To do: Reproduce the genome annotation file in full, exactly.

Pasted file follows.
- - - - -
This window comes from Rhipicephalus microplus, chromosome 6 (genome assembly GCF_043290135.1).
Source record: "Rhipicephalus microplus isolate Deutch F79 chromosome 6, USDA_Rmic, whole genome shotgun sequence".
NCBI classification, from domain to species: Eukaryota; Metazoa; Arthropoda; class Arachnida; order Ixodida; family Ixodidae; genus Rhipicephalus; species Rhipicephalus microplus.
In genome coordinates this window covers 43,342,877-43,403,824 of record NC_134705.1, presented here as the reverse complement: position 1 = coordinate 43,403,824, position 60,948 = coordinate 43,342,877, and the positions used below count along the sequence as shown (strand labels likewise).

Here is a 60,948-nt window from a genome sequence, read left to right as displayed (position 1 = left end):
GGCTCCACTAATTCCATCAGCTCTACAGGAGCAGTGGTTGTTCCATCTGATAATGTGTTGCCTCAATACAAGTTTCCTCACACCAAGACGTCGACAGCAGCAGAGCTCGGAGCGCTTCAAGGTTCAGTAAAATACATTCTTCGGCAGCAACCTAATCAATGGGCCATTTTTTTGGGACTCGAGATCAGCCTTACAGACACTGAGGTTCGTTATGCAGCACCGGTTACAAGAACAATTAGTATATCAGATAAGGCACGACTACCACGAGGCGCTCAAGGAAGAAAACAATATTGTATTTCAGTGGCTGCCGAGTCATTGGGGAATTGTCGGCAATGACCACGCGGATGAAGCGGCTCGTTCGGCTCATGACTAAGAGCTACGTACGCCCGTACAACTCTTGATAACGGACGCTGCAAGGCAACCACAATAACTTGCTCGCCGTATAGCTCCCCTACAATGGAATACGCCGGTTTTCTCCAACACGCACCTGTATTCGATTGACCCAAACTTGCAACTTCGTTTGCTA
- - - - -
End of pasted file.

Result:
This window comes from Rhipicephalus microplus, chromosome 6 (genome assembly GCF_043290135.1).
Source record: "Rhipicephalus microplus isolate Deutch F79 chromosome 6, USDA_Rmic, whole genome shotgun sequence".
NCBI classification, from domain to species: Eukaryota; Metazoa; Arthropoda; class Arachnida; order Ixodida; family Ixodidae; genus Rhipicephalus; species Rhipicephalus microplus.
In genome coordinates this window covers 43,342,877-43,403,824 of record NC_134705.1, presented here as the reverse complement: position 1 = coordinate 43,403,824, position 60,948 = coordinate 43,342,877, and the positions used below count along the sequence as shown (strand labels likewise).

Here is a 60,948-nt window from a genome sequence, read left to right as displayed (position 1 = left end):
GGCTCCACTAATTCCATCAGCTCTACAGGAGCAGTGGTTGTTCCATCTGATAATGTGTTGCCTCAATACAAGTTTCCTCACACCAAGACGTCGACAGCAGCAGAGCTCGGAGCGCTTCAAGGTTCAGTAAAATACATTCTTCGGCAGCAACCTAATCAATGGGCCATTTTTTTGGGACTCGAGATCAGCCTTACAGACACTGAGGTTCGTTATGCAGCACCGGTTACAAGAACAATTAGTATATCAGATAAGGCACGACTACCACGAGGCGCTCAAGGAAGAAAACAATATTGTATTTCAGTGGCTGCCGAGTCATTGGGGAATTGTCGGCAATGACCACGCGGATGAAGCGGCTCGTTCGGCTCATGACTAAGAGCTACGTACGCCCGTACAACTCTTGATAACGGACGCTGCAAGGCAACCACAATAACTTGCTCGCCGTATAGCTCCCCTACAATGGAATACGCCGGTTTTCTCCAACACGCACCTGTATTCGATTGACCCAAACTTGCAACTTCGTTTGCTA